Netcore as an Enduring Great Company (Part 5)


Even as I was learning and thinking, competition was racing ahead – raising private and public capital, expanding aggressively, building new product features. Business is, after all, war by another name. We tried to raise private equity (PE) in late 2018, but did not get the valuation we wanted. So, we were still on our own. Luckily, our profits from email and SMS helped us make the investments to expand into martech and other emerging markets.

We had missed a few turns in the industry – we should have woken up to the opportunity of B2B SaaS earlier and reinvented our sales and marketing, we should have focused more on new age app-first companies, we should have focused on consolidation (larger acquisitions) more aggressively, we should have opened our US and Europe offices much earlier than we eventually did. We had fallen behind, lost time and momentum, but luckily had not died. And in business as in life, renewal is possible.

None of the mistakes was fatal. We (led by Kalpit as CEO) took corrective actions – refocused Netcore as a SaaS company, invested in building a full engagement and experience stack rather than being only limited to communications, opened local offices in US and Europe even as we targeted customers in those geographies from India. Two targeted acquisitions brought in new features that B2C companies wanted.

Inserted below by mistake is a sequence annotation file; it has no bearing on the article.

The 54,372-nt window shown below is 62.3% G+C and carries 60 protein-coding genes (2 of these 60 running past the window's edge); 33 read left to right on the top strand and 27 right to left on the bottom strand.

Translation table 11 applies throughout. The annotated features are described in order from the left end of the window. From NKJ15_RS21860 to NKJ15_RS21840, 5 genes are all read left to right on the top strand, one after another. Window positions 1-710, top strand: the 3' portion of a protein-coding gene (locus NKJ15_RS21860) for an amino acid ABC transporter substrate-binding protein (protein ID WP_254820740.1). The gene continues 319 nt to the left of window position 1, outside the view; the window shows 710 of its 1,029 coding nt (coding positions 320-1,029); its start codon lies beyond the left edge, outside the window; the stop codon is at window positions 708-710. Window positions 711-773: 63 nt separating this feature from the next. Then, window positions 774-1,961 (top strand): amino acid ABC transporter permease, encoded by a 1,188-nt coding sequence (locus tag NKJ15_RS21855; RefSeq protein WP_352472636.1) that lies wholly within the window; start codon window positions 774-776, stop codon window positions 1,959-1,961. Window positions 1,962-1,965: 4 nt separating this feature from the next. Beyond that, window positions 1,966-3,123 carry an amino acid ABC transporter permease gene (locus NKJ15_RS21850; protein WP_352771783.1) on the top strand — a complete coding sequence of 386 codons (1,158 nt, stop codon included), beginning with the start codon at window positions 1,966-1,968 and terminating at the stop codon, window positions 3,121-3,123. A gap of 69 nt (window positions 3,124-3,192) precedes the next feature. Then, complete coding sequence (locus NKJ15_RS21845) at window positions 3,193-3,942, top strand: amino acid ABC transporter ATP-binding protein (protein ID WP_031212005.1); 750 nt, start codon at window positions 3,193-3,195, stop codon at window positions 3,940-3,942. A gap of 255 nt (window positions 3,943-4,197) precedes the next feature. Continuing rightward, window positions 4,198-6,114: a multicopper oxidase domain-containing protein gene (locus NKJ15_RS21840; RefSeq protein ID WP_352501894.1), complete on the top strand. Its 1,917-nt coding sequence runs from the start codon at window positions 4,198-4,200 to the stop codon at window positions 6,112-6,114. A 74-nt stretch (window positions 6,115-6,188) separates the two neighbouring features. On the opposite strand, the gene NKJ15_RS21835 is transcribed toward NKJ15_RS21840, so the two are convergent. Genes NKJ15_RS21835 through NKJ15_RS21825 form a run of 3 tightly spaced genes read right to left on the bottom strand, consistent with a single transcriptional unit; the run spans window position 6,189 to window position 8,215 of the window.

The arrival of the pandemic in 2020 was a shock as we saw business drop sharply in the initial months. The future appeared uncertain. I took the Stoic view that there are some things that we cannot control – what we can manage is how we react to them. It was in those months that I started falling in love with Netcore. I know it may sound strange – but till then it was almost like I was bringing up Netcore to one day sell, and then move on to other things. The time at home in 2020 which gave me lot of time to read and think, the conversations with CMOs for the Velvet Rope Marketing ideas, and the starting of the blog which helped me look back at my past life as an entrepreneur – all played a part in helping me decide on Netcore’s future.

Was I building to sell or building to last? That decision became clear to me as I started reading Jim Collins’ books. I was an entrepreneur at heart, a business holder. In Netcore, we had done all the hard work in laying the foundation – a wonderful and resilient team and an amazing roster of happy customers. We had survived through many mistakes. Now was not the time to give up and exit. It was time to think big and long, but without giving up on the profitable core that had ensured we did not die through the past couple decades. It was time to take the advice that I was giving marketers and apply it to Netcore: build a business with exponential forever profitable growth.


An Institution